The Codex of Justinian A new annotated translation, with parallel Latin and Greek text, based on a translation by Justice Fred H. Blume, Bruce Frier general editor, Editors Serena Connolly, Simon Corcoran, Michael Crawford, John Noël Dillon, Dennis P. Kehoe, Noel Lenski, Thomas A.J.M. McGinn, Charles F. Pazdernik, Benet Salway. With contributions by Timothy Kearley, 2016
The pactum ut minus solvatur and the maior pars in classical law.
Marc Aurel established the institution of a creditors’ meeting, the purpose of which was to find a composition agreement between all creditors and the debtor’s heir. Such a debt cut required a majority decision of those creditors present at the meeting. Without discretion, the praetor had to follow this majority decision. His decretum and thus the quota agreed upon were binding even for dissenting creditors and those not present at the meeting.
Laesio enormis and dolus in re ipsa nowadays: the question of fault.
The mediaeval interpreters of Roman law have worked out the dolus re ipsa-concept to explain the mysterious laesio enormis (C. 4,44,2 [a. 285]). They supposed the inequality in exchange to be a result of malicious undertaking, for which paradoxically, no one was personally liable (D. 45,1,36 [Ulp. 48 Sab.]). In course of time, the incorporation of laesio enormis into the scheme of dolus turned into a presumption of a malicious act on the part of the enriched party, even though the laesio enormis is free from subjective criteria. It is astonishing how little the dolus re ipsa is discussed, although the modern paradigm for correcting inequality in exchange is based on the same assumptions. This ‘Wiederkehr der Rechtsfigur’ certainly deserves more attention.
Monopolisierung des Ehegüterrechts im Dotalregime
Jakob Fortunat Stagl
The ratio behind the prohibition for spouses to donate to each other. Monopolising matrimonial property law in the dotal system.
The present inquiry is based on the premise that the riddle of the highly contested rationale of the prohibition of donations between spouses can only be solved by taking into account the legal basis of this prohibition. The classical jurists treated the prohibition within the ius dotium, shorthand for ‘matrimonial property regime’, a legal matter heavily transformed by the lex Iulia et Papia which followed the goal of inciting the upper class to get married which would guarantee the desired offspring and control over the Emperor’s subjects. Considering the palingenetic context of the treatises on the prohibition, the lex Iulia et Papia is to be considered the legal basis of the prohibition which, therefore, has the purpose of channelling all economical transactions between the spouses into the ius dotium which in turn serves the goals of the lex Iulia et Papia. To sum it up: The prohibition was another legal ordinance in Augustus’ arsenal serving his fight for moral renewal, that is to say limitation of civil liberties, and the consolidation of his power.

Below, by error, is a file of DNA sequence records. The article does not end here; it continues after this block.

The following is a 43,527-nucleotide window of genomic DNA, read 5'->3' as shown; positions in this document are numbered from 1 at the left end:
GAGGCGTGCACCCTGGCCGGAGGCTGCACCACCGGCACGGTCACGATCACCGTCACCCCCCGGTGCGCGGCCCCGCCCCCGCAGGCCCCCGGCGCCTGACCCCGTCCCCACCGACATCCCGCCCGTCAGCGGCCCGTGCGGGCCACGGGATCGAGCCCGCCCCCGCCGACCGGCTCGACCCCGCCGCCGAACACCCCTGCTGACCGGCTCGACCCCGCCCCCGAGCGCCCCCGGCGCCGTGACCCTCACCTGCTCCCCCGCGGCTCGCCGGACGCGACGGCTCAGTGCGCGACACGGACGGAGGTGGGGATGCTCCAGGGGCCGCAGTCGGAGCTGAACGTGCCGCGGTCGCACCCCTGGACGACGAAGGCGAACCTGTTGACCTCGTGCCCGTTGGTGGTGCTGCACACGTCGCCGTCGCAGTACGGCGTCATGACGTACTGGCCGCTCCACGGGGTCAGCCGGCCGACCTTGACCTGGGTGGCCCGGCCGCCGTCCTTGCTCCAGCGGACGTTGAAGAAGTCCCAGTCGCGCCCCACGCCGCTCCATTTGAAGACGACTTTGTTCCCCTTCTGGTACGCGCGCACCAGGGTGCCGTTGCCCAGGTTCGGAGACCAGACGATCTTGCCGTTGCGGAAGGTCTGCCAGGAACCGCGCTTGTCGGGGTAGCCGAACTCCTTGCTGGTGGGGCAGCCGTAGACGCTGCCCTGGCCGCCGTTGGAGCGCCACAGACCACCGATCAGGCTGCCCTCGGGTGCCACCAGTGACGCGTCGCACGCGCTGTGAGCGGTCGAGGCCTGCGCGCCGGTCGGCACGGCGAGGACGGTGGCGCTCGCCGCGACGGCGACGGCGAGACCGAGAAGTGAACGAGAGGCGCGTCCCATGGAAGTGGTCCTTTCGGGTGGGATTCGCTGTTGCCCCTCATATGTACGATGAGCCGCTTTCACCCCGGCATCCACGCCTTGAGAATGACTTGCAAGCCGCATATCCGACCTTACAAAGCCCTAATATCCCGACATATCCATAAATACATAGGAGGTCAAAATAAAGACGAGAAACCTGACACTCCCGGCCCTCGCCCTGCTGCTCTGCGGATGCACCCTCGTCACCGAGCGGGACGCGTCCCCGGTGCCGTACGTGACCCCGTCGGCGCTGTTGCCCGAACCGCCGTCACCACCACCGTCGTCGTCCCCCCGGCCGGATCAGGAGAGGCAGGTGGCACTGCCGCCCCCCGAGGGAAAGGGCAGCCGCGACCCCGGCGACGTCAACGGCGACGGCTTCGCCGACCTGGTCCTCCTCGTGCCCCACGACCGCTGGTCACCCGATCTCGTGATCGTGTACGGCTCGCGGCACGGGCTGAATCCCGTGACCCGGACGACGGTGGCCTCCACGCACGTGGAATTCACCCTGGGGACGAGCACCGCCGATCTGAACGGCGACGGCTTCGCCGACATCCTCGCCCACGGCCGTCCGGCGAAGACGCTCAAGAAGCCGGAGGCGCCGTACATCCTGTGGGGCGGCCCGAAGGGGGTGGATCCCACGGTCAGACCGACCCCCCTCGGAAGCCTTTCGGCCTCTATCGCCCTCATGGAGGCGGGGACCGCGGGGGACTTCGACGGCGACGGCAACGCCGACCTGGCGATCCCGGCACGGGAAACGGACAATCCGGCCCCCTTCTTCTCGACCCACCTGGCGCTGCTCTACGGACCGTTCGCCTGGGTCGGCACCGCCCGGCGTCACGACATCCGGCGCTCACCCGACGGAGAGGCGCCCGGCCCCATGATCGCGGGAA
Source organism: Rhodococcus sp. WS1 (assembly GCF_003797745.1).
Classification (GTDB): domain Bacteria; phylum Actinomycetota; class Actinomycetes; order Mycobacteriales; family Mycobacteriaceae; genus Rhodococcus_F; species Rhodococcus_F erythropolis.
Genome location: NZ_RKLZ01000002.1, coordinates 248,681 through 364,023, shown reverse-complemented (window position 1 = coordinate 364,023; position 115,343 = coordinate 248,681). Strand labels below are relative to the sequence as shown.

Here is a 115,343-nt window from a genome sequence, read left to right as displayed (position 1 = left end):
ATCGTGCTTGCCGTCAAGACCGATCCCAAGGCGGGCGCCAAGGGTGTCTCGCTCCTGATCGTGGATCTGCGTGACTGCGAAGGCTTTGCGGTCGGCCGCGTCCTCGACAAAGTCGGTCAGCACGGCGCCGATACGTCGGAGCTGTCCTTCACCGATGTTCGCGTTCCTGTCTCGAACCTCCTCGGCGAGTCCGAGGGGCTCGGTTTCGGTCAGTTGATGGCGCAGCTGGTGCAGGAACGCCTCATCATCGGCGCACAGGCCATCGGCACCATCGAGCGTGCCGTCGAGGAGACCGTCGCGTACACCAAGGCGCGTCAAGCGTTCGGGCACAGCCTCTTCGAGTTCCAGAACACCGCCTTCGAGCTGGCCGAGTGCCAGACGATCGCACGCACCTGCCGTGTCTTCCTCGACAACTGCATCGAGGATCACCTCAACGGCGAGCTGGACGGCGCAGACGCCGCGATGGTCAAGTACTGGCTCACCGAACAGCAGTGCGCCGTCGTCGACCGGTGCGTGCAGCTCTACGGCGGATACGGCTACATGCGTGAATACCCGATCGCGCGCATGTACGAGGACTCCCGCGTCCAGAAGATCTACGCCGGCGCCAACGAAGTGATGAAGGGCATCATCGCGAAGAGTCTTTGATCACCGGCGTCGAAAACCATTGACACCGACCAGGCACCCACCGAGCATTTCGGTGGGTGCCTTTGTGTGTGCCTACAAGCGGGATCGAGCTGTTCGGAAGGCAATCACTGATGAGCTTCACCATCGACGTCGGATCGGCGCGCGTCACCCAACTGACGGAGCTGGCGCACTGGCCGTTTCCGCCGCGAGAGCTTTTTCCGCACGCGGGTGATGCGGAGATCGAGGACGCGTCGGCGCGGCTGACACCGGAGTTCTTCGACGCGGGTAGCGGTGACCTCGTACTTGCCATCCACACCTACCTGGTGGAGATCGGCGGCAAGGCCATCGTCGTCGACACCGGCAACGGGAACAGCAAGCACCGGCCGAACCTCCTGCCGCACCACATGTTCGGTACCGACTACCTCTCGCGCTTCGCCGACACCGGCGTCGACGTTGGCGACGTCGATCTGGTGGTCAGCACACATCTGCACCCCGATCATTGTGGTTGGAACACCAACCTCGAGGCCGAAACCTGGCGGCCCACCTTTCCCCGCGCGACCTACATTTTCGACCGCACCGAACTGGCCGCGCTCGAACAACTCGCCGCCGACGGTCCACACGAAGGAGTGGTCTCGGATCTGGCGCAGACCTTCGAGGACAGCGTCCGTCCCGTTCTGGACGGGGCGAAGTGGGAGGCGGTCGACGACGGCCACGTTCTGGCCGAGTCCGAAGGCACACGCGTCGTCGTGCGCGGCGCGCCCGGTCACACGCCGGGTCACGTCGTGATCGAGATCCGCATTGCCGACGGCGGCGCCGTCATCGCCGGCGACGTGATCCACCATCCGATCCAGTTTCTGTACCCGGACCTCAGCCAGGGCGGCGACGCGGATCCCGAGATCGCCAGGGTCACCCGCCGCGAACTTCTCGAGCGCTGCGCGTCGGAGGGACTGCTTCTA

In Roman Statutes the Twelve Tables Law have undergone a considerable shift: a considerable part of the delicts (iniuria, arbores furtim caesae and furtum) has been moved from Table VIII to Table II. It is argued that this shift, which breaks with the accepted arrangement, is unwarranted. Further, some observations are made on the edition of several rules in the Twelve Tables.
Justitia – Italia oder Germania?
The enactment of the German Civil Code (BGB) marked the triumph of the Romanists in the famous codification debate. However, the Germanists’ resistance endured and found new grounds and means of conflict. This essay throws light on the exploitation of the fine arts for the advancement of the Germanists’ legal policy. With the help of the prominent murals in the plenary hall of the court of appeal in Düsseldorf, executed in 1913, we will examine the continuing influence of the germanistic combat and the socio-political mores of the functionary elite of the late empire. It will be demonstrated that these murals were an expression of the ressentiment of a certain part of these ‘power elites’ towards the liberal constitutional state which had come into existence by the time of the codification of the BGB at the very latest. Nazi ideology was able to appeal to these political dispositions and values after the First World War. This was one of the major routes that led to the Nazi takeover and finally to the decline of the rule of law in Germany.